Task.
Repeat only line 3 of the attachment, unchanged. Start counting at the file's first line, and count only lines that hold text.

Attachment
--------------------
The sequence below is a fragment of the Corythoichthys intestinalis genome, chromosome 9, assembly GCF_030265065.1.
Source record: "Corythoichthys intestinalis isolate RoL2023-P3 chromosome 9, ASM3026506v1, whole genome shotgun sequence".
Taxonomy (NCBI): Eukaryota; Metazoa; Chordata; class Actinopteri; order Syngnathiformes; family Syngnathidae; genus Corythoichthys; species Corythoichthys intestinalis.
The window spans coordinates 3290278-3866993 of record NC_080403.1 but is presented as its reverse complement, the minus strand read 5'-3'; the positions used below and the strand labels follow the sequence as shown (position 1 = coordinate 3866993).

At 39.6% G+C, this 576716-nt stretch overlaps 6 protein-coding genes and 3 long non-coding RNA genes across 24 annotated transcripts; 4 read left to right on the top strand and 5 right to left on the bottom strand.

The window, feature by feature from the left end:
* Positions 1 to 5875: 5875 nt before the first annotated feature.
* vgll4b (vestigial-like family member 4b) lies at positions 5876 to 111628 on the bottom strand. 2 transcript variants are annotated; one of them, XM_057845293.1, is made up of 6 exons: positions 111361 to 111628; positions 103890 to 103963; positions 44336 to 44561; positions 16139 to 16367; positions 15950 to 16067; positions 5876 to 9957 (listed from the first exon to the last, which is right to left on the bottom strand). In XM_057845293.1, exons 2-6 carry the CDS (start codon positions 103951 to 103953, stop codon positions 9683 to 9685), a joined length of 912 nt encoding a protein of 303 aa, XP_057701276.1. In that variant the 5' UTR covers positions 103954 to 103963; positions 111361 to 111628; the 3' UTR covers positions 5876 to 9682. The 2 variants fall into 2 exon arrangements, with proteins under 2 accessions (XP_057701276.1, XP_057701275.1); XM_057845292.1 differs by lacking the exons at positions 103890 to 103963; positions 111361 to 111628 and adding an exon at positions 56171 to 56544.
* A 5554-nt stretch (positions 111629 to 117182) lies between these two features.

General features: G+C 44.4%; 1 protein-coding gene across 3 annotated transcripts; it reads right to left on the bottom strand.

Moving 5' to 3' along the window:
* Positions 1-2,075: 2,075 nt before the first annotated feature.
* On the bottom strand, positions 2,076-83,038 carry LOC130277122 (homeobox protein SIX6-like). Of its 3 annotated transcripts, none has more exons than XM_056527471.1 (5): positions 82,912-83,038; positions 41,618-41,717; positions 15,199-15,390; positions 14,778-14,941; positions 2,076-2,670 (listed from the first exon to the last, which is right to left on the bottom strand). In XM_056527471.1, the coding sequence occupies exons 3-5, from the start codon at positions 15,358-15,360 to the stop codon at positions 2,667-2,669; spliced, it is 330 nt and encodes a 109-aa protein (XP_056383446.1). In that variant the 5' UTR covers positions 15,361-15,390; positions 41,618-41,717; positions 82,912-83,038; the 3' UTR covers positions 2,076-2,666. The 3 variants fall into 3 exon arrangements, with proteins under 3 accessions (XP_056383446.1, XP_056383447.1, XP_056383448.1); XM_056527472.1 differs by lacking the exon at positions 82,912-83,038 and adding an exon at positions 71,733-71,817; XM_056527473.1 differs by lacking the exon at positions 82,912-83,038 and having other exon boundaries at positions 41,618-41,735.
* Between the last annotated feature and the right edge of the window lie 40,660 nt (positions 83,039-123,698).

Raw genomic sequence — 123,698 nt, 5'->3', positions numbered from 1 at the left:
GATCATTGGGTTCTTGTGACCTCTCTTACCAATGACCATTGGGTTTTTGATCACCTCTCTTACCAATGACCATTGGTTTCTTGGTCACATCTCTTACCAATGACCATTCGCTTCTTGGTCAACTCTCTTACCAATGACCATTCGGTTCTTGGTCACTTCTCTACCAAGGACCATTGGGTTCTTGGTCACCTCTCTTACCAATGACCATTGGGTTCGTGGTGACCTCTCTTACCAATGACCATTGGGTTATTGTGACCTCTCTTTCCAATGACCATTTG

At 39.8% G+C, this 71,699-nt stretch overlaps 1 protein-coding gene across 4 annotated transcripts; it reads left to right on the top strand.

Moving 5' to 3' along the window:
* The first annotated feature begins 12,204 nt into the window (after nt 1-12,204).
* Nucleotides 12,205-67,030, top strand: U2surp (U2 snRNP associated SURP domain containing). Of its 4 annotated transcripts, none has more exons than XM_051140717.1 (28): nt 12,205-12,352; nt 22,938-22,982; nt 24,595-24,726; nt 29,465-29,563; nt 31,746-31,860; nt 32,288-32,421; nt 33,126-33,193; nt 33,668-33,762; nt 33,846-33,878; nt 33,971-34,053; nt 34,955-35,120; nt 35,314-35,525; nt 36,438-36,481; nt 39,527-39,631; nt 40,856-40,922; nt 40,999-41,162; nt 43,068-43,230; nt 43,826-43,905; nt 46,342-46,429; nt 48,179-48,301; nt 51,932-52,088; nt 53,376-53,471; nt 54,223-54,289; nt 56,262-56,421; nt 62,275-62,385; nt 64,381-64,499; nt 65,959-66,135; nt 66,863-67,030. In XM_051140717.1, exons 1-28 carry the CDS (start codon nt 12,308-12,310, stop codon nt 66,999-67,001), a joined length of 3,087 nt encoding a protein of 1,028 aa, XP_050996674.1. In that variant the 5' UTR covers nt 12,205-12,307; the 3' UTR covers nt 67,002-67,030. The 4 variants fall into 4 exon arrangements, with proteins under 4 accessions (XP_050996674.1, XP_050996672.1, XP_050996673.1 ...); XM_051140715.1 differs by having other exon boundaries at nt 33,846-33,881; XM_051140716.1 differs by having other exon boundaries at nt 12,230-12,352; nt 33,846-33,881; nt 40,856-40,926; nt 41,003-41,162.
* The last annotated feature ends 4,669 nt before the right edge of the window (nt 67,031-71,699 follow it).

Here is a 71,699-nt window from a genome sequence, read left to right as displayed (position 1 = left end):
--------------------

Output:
Taxonomy (NCBI): Eukaryota; Metazoa; Chordata; class Actinopteri; order Syngnathiformes; family Syngnathidae; genus Corythoichthys; species Corythoichthys intestinalis.